Evolvable Components: From Theory to Hardware Implementations by Lukas SekaninaEvolvable Components: From Theory to Hardware Implementations by Lukas Sekanina

Evolvable Components: From Theory to Hardware Implementations

byLukas Sekanina

Paperback | October 3, 2013

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At the beginning of the 1990s research started in how to combine soft comput­ ing with reconfigurable hardware in a quite unique way. One of the methods that was developed has been called evolvable hardware. Thanks to evolution­ ary algorithms researchers have started to evolve electronic circuits routinely. A number of interesting circuits - with features unreachable by means of con­ ventional techniques - have been developed. Evolvable hardware is quite pop­ ular right now; more than fifty research groups are spread out over the world. Evolvable hardware has become a part of the curriculum at some universi­ ties. Evolvable hardware is being commercialized and there are specialized conferences devoted to evolvable hardware. On the other hand, surprisingly, we can feel the lack of a theoretical background and consistent design methodology in the area. Furthermore, it is quite difficult to implement really innovative and practically successful evolvable systems using contemporary digital reconfigurable technology.
Lukas Sekanina received MSc degree in Computer Science and Engineering and PhD degree in Information Technology from Brno University of Technology, Czech Republic, in 1999 and 2002 , respectively. He was a visiting lecturer with Pennsylvania State University, USA, and a visiting researcher with Department of Informatics, University of ...
Title:Evolvable Components: From Theory to Hardware ImplementationsFormat:PaperbackDimensions:195 pages, 23.5 × 15.5 × 0.02 inPublished:October 3, 2013Publisher:Springer-Verlag/Sci-Tech/TradeLanguage:English

The following ISBNs are associated with this title:

ISBN - 10:3642621961

ISBN - 13:9783642621963

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Table of Contents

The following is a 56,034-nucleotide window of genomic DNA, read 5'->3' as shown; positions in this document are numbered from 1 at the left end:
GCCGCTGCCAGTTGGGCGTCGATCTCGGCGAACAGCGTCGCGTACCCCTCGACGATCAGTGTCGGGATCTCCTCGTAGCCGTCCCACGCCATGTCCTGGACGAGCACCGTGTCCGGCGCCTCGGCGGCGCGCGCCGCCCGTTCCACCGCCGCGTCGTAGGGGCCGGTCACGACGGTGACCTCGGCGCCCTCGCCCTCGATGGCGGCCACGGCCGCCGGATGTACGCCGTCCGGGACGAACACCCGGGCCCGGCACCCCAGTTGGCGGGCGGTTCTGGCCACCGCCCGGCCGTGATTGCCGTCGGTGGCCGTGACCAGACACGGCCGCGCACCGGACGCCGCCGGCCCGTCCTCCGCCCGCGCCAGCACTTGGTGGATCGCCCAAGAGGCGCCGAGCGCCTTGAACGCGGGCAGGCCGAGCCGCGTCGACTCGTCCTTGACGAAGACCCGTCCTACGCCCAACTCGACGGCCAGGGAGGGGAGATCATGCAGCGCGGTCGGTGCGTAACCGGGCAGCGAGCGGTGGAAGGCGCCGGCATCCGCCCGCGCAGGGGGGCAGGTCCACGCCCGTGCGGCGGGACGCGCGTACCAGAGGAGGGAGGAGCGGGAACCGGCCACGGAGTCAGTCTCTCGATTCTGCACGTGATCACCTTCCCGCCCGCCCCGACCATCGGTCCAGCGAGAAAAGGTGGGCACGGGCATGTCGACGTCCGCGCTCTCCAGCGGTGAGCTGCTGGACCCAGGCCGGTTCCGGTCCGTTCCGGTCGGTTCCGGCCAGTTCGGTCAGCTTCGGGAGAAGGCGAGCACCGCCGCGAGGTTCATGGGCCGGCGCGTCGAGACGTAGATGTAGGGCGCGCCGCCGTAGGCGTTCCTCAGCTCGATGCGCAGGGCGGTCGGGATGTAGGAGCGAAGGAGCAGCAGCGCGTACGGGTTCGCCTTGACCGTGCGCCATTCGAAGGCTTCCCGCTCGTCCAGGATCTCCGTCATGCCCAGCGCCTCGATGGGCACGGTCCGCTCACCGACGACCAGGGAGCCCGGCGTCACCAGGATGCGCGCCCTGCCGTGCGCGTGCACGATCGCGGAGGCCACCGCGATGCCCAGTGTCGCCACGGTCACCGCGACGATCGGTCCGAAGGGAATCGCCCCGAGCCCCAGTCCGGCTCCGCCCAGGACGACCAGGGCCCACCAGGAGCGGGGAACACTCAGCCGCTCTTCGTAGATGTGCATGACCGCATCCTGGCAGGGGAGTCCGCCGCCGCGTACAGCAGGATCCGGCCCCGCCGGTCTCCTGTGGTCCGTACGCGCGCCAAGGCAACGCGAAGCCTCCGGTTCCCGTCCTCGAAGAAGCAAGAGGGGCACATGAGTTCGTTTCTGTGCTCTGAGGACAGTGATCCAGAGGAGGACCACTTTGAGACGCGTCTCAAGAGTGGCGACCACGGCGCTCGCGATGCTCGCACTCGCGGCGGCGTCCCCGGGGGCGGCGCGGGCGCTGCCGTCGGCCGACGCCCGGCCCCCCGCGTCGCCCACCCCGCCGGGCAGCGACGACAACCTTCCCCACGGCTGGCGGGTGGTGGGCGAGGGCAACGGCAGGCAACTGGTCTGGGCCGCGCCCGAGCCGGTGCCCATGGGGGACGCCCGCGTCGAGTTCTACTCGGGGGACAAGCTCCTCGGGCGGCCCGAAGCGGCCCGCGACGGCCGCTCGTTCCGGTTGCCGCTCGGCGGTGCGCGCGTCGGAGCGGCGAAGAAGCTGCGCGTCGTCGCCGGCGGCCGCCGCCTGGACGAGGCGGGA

1 Introduction.- 1.1 Natural Computing.- 1.1.1 Soft Computing.- 1.1.2 Quantum Computing.- 1.1.3 DNA Computing.- 1.1.4 Membrane Computing.- 1.2 Bioinspired Hardware.- 1.3 Motivation for Research.- 2 Reconfigurable Hardware.- 2.1 Digital Cicuits.- 2.2 Digital Circuit Design.- 2.3 Field Programmable Gate arrays.- 2.3.1 Architecture of FPGAs.- 2.3.2 The XC4000 Family.- 2.3.3 ThE Virtex Family.- 2.3.4 The XC6200 Family.- 2.3.5 Atmel FPGAs.- 2.3.6 Features of FPGAs.- 2.4 Hardware Reused as Software.- 2.5 Reconfigurable Computing.- 2.6 Nanotechnology.- 2.7 Cell Matrix.- 2.8 Summary.- 3 Evolutionary Algorithms.- 3.1 Introduction.- 3.2 Variant of Evolutionary Algorithms.- 3.2.1 Genetic Algorithms.- 3.2.2 Genetic Programming.- 3.2.3 Evolutionary Strategies.- 3.2.4 Evolutionary Programming.- 3.3 Some Other Features of Evolutionary Algorithms.- 3.3.1 Parallel Implementations.- 3.3.2 Dynamic Fitness Function.- 3.4 Evolutionary Design and Optimization.- 3.5 The Evolutionary Algorithm Design.- 3.5.1 Missing Theories.- 3.5.2 The Design Strategies.- 3.6 Formal Approach.- 3.7 Summary.- 4 Evolvable Hardware.- 4.1 Basic Concept.- 4.2 Cartesian Genetic Programming.- 4.3 Features of Cartesian Genetic Programming.- 4.3.1 Redundancy and Neutrality.- 4.3.2 Fitness Landscape Analysis.- 4.3.3 Implementation Issues.- 4.4 From Chromosome to Fitness Value.- 4.4.1 Representation.- 4.4.2 Platforms for Circuit Evolution.- 4.4.3 Circuit Evaluation.- 4.5 Fitness Function.- 4.5.1 Fitness Function and Circuit Behavior.- 4.5.2 Evolutionary Circuit Design: Static Fitness Function.- 4.5.3 Evolvable Hardware: Dynamic Fitness Function.- 4.5.4 Discussion.- 4.6 Applications and Degree of Hardware Implementation.- 4.7 Promising Results.- 4.8 Major Current Problems and Potential Solutions.- 4.8.1 Scalability of Representaion.- 4.8.2 SCalability of Fitnes Evaluation.- 4.8.3 Robustness of the Evolved Circuits.- 4.8.4 Applications in Dynamic Environments.- 4.9 Summary.- 5 Towards Evolvable Components.- 5.1 Component Approach to Problem Solving.- 5.2 Evolvable Components.- 5.2.1 System Decomposition.- 5.2.2 Interface.- 5.3 Hardware Implementation.- 5.3.1 Evolvable Componenets.- 5.3.2 Environment.- 5.3.3 Communication Betweem Evolvable Component and Environment.- 5.4 Extension of Evolvable Components.- 5.5 Summary.- 6 Evolvable Computational Machines.- 6.1 Computational Machines and Evolutionary Design.- 6.2 Cellular Automata.- 6.2.1 Basic Model.- 6.2.2 Evolvable Non-Uniform CEllular Automaton.- 6.2.3 An example: Evolvable Non-Uniform Cellular Automaton as a Sequence Generator.- 6.3 General Evolvable Computational Machine.- 6.4 Dynamic Environment.- 6.5 Evolvable Computational System.- 6.5.1 Formal Definition.- 6.5.2 An example: Formal Description of a Simple Image Compression.- 6.6 Properties of Evolvable Machines.- 6.6.1 On the Computation of Evolvable Machines.- 6.6.2 Mappings g and f.- 6.6.3 Changing Fitness Fuction.- 6.7 The Computational Power.- 6.7.1 The Turing Machine and the Church Turing Thesis.- 6.7.2 Beyond the Turing Machines.- 6.7.3 A New Paradigm.- 6.7.4 Site Machine.- 6.7.5 the Power of an Evolvable System.- 6.7.6 Discussion.- 6.8 Summary.- 7 An Evolvable Component for Image Pre-processing.- 7.1 Motivation and Problem Specification.- 7.2 The Image Filter Design.- 7.2.1 Types of Noise Considered for Testing.- 7.2.2 Convnetional Approaches.- 7.2.3 Implementation of FPGAs.- 7.2.4 A Brief Survey of Evolutionary Approaches.- 7.3 Analysis of Reconfigurability and Size of the Search Space.- 7.3.1 Elementary Measures.- 7.3.2 Cartesian Genetic Programming in Hardware.- 7.3.3 Cartesian Genetic Programming at the Fuctional Level.- 7.4 Evolutionary Design: Experimental Framework.- 7.4.1 Reconfigurable Circuit.- 7.4.2 Evolutionary Algorithms.- 7.4.3 Fitness Function.- 7.5 Filters for Smoothing.- 7.5.1 The Results.- 7.5.2 Discussion.- 7.6 Other Image Operators.- 7.6.1 "Salt and Pepper" Noise Filters.- 7.6.2 Random Shot-Noise Filters.- 7.6.3 Edge Detectors.- 7.7 Dynamics Environment.- 7.7.1 Experimental Setup.- 7.7.2 The Results in Tables 7.9 and 7.10.- 7.7.3 Discussion.- 7.8 A Note on a Single Filter Design.- 7.9 Summary.- Virtual Reconfigurable Devices.- 8.1 Chip on Top of a Chip.- 8.2 Architecture of Virtual Reconfigurable Circuits.- 8.2.1 Overview.- 8.2.2 Routing Logic and Configuration Memory.- 8.2.3 Configuration Options.- 8.3 Implementation Costs.- 8.4 Speeding up the Evolutionary Design.- 8.5 Genetic Unit.- 8.6 Physical Realization.- 8.7 Discussion.- 8.8 Summary.- 9 Concluding Statements.- 9.1 The Approach.- 9.2 The Obtained Results.- 9.3 Future Work.- References.